Max The Magnificent is back again in this Disaster Story. Only this time, his schedule isn't the only thing suffering.
In my previous story, I related how I managed to be three hours late and a day early for the same interview. As I mentioned, this interview was for a co-op position as part of my BSc course in control engineering. The position in question was at the research-and-development facility for a glass-making company. Well, a couple of months into the job, I was informed that I was to be part of a team that was going onsite at a glass foundry.
Imagine a huge factory. In the middle of the factory, two floors above ground level, is a massive brick furnace. When it is running, this furnace is full of liquid glass, which exits through a number of brick gullies from whence it pours off the edge and drops down into the mouths of monstrous glass-forming machines that form it into bottles, jars, drinking glasses, or whatever is required.
Every seven years or so the furnace starts to fail -- it's an extreme environment and the brick structure can only take so much. At this time, the factory is closed down for about six weeks while the furnace is turned off, cooled down, dismantled, rebuilt, and fired up again. As part of this process, all of the instrumentation and control systems are completely replaced and upgraded.
Now, picture the scene: There are hundreds of workers beavering around -- bricklayers, carpenters, metalworkers, electricians, plumbers, etc. Most of them work for private contractors, so the only safety gear they wear comes in the form of boots and hard hats. Apart from these two items, they wear only jeans and t-shirts.
Now try to visualize yours truly as a 21-year old student. I work for the main company. I have to wear every piece of safety gear going. So, in addition to my safety boots and hard hat, I'm walking around in overalls that look like a HazMat suit sporting a hairnet (goodness only knows why) and safety goggles. Around my waist is a massive tool belt laden with tools of every description, and my pockets are stuffed with diagrams and plans showing every inch of the factory and every system therein. When I moved around, it was in slow motion as though I was walking on the moon.
And then my problems really started...
One day, my boss informed me that he was going away on a week's holiday (which he'd planned before they knew the factory was going to need work) and that he was leaving me in charge of the control systems. "Oh dear," I said to myself (or words to that effect).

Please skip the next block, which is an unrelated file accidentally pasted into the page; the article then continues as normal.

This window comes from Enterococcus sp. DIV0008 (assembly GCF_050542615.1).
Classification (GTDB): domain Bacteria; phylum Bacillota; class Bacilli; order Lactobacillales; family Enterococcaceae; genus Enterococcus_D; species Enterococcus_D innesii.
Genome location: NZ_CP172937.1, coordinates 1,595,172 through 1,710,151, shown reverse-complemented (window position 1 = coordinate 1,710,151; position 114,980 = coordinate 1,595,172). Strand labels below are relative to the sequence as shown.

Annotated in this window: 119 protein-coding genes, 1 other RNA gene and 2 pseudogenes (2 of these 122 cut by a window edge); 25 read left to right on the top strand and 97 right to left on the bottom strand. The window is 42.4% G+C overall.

Now, before we proceed, I need to explain a few more things. As I mentioned earlier, when you entered the factory, you saw the furnace sitting two floors above you. Most people would assume that the furnace was mounted on the floor, but nothing could be further from the truth. If you removed all of the surrounding structure, you would see that the furnace (which was a massively heavy structure) was in fact sitting on top of concrete pillars, and that these pillars were at least six stories tall. Thus, since the furnace was mounted two floors above ground level, the supporting pillars headed down at least four floors below ground.
Speaking of which, the basement area of the factory -- at the bottom of a ginormous pit four stories deep -- was filled with about four-and-a-half feet of cold, dark, dank water. Oh yes, just to add to the joy, there were no lights down there. The only source of illumination was an electronic flashlight (like a miner's light) attached to one's hard hat. It was like a different world down there -- any noise from the factory was heavily muffled; all you could really hear was dripping water accompanied by creaks, groans, other strange sounds, and the occasional splash indicating that something was in the water.
Of course, all of this was hidden from most eyes by the factory structure. The only reason I became aware of it was when I had to insert the one-meter-long thermocouples into the underside of the furnace, which had been rebuilt by this time and which was in the process of being fired-up. Access to the holes for the thermocouples was via flat metal gantries about two feet wide without any sides. I would call them walkways, but this would be something of an exaggeration since they were located only about 24 inches below the furnace.
Workmen had already laid the electric cables that would connect to the thermocouples under the furnace, but I had to make sure that there weren't any breaks or anything. So, at the factory end of the cable I had attached a signal generator, and at my end I had a small (very expensive) oscilloscope. To provide power, the oscilloscope was connected to a wall socket by about 100 feet of power cord.